• Should Lebron James and Dwight Howard have gone to college?

    • Jackie Chan or You?

      • What else could they do? …


    Economics unit 1
    Economic Reasoning Principle # 2: Choices impose costs; people receive benefits and incur costs when they make decisions.

    • The cost of a choice is the value of the next-best alternative foregone, measurable in time or money or some alternative activity given up.

    • What did you give up to be here?

    • Should you go to college?


    More examples
    More Examples

    • Why attend college right after high school?

    • Getting bumped from a flight?

    • 20 minute phone call or a Coke?

    • auto industry bailout?

    • financial industry bailout?

    • health care reform?

    • Iraq war?

    • BP oil spill

    • college for everyone?


    Economic reasoning principle 3 people respond to incentives in predictable ways
    Economic Reasoning Principle #3 People respond to incentives in predictable ways

    • Choices are influenced by incentives, the rewards that encourage and the punishments that discourage actions.

    • When incentives change, behavior changes in predictable ways.

    • Consider the incentives given to you at Lincoln High School


    Why are some countries rich poor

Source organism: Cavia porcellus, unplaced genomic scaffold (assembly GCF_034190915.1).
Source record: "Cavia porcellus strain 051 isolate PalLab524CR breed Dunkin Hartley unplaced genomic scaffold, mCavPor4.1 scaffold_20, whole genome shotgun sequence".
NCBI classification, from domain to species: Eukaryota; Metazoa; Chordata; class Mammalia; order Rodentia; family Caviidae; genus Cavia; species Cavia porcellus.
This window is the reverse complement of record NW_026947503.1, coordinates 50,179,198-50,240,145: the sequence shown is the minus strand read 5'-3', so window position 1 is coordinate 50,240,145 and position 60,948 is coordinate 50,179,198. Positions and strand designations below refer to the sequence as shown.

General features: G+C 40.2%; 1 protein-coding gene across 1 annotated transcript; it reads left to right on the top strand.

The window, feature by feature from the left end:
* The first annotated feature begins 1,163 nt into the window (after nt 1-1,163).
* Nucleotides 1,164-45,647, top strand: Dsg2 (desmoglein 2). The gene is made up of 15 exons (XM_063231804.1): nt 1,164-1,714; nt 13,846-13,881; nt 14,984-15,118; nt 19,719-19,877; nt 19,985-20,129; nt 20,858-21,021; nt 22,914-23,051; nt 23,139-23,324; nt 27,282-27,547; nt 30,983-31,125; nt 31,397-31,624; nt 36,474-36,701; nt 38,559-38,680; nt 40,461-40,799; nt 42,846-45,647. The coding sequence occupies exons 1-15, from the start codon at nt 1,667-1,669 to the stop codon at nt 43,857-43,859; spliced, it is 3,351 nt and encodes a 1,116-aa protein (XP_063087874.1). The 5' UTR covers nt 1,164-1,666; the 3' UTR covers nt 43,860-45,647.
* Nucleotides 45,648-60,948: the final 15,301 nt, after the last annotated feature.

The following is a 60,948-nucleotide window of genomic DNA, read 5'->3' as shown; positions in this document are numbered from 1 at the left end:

Why are some countries rich/poor?

    http://en.wikipedia.org/wiki/File:GDP_PPP_Per_Capita_Worldmap_2008_CIA_Factbook.svg


    The rules of the game
    The Rules of the Game

    • The rules of the game determine the outcome!

    • The rules of the game shape how decisions are made.

    • Decisions determine outcomes.




    Economics unit 1

    Quote From Thomas Sowell

    "What is YOUR solution?“

    "There are no solutions," I said. "There are only trade-offs.“

    "The people DEMAND solutions!" she shot back angrily.

    The people can demand square circles if they want. But that doesn't mean that they will get them.

    Opportunity Cost!


    Economics unit 1

    Policy Conundrum

    There are no SOLUTIONS.

    There are just TRADE-OFFS.


    Economics unit 1
    Economic Reasoning Principle #1: People choose, and individual choices are the source of social outcomes.

    • Scarcity necessitates choices: not all of our desires can be satisfied. People make these choices based on their perceptions of the expected costs and benefits of the alternatives.


    Economics unit 1
    Economic Reasoning Principle # 2: Choices impose costs; people receive benefits and incur costs when they make decisions.

    • The cost of a choice is the value of the next-best alternative foregone, measurable in time or money or some alternative activity given up.

    • What did you give up to be here?

    • Should you go to college?


    Economic reasoning principle 3 people respond to incentives in predictable ways1
    Economic Reasoning Principle # 3: People respond to incentives in predictable ways.

    • Choices are influenced by incentives, the rewards that encourage and the punishments that discourage actions. When incentives change, behavior changes in predictable ways.

    • People generally do what makes them better off.

    • Marginal Cost, Marginal Benefit